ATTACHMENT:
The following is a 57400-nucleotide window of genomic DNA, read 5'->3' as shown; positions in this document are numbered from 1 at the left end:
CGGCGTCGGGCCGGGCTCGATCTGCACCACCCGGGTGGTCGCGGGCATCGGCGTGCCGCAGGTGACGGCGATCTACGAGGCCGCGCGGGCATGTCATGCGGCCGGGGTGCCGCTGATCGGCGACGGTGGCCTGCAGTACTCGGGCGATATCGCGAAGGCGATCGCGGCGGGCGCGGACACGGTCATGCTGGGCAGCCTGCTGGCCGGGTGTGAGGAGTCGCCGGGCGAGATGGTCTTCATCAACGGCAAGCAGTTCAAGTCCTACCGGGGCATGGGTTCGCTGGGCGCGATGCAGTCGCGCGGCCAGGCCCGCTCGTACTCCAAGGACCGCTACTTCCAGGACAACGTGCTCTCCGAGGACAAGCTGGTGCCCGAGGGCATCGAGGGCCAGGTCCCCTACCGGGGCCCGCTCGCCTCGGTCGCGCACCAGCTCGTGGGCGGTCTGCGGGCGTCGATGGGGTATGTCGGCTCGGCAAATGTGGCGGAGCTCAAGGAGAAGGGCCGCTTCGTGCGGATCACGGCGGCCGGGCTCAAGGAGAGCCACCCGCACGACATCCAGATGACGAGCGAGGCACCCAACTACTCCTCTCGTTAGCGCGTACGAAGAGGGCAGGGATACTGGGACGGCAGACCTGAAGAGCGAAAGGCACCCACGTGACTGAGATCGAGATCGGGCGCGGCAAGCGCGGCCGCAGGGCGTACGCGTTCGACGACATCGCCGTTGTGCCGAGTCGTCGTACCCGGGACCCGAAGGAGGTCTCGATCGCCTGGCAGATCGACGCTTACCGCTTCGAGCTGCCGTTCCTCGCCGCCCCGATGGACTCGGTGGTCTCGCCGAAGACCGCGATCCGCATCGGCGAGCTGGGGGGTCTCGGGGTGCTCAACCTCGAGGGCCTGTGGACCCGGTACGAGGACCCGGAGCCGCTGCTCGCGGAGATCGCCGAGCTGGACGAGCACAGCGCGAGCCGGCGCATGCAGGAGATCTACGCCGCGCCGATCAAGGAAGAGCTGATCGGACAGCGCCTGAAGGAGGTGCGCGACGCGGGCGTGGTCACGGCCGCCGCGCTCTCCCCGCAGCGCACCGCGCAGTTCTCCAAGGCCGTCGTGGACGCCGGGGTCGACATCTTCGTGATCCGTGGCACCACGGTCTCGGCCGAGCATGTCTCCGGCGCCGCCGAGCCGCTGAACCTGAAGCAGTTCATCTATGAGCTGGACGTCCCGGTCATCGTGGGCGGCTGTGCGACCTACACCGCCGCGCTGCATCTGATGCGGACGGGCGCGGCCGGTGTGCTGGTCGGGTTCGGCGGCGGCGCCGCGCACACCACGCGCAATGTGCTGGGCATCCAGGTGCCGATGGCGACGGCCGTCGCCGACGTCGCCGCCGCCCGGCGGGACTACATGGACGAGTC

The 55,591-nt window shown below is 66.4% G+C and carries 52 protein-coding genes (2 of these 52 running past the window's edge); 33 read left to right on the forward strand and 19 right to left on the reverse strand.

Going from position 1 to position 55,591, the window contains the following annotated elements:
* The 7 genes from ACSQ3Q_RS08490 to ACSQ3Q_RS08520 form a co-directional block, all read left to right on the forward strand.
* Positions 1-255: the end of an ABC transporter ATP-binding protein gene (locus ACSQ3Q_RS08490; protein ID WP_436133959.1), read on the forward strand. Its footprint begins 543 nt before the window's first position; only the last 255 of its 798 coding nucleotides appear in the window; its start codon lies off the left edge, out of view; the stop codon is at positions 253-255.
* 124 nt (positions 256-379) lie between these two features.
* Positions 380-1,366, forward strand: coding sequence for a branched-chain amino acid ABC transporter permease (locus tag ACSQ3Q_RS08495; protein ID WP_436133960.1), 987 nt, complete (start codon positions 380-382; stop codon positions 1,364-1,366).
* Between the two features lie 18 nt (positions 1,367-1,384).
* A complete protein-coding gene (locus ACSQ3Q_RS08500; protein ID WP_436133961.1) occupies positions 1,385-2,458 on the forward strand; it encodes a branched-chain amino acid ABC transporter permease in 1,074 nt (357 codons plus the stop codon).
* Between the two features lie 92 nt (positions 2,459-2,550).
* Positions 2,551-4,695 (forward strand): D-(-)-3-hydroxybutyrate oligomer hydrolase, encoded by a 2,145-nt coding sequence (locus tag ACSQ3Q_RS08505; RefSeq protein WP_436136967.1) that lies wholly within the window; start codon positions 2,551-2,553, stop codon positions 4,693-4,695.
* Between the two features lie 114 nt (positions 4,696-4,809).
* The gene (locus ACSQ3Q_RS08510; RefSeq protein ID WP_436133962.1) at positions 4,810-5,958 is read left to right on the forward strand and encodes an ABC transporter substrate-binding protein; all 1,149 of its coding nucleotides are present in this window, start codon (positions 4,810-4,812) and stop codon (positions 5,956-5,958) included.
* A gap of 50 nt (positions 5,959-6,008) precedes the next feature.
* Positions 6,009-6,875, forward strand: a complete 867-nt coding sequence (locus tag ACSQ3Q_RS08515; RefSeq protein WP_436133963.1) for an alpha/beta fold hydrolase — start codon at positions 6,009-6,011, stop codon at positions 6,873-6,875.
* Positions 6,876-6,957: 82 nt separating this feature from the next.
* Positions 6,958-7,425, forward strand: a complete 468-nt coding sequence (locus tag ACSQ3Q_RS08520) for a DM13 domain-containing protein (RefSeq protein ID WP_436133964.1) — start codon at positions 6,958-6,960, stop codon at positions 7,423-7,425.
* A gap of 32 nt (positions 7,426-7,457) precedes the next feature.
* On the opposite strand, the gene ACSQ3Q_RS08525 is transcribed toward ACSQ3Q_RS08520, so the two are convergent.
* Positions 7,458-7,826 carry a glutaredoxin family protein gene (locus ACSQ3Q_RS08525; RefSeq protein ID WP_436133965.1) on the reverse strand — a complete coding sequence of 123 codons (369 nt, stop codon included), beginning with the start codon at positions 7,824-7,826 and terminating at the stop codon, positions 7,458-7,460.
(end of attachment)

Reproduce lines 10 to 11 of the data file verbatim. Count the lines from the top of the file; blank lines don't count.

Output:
* A complete protein-coding gene (locus ACSQ3Q_RS08500; protein ID WP_436133961.1) occupies positions 1,385-2,458 on the forward strand; it encodes a branched-chain amino acid ABC transporter permease in 1,074 nt (357 codons plus the stop codon).
* Between the two features lie 92 nt (positions 2,459-2,550).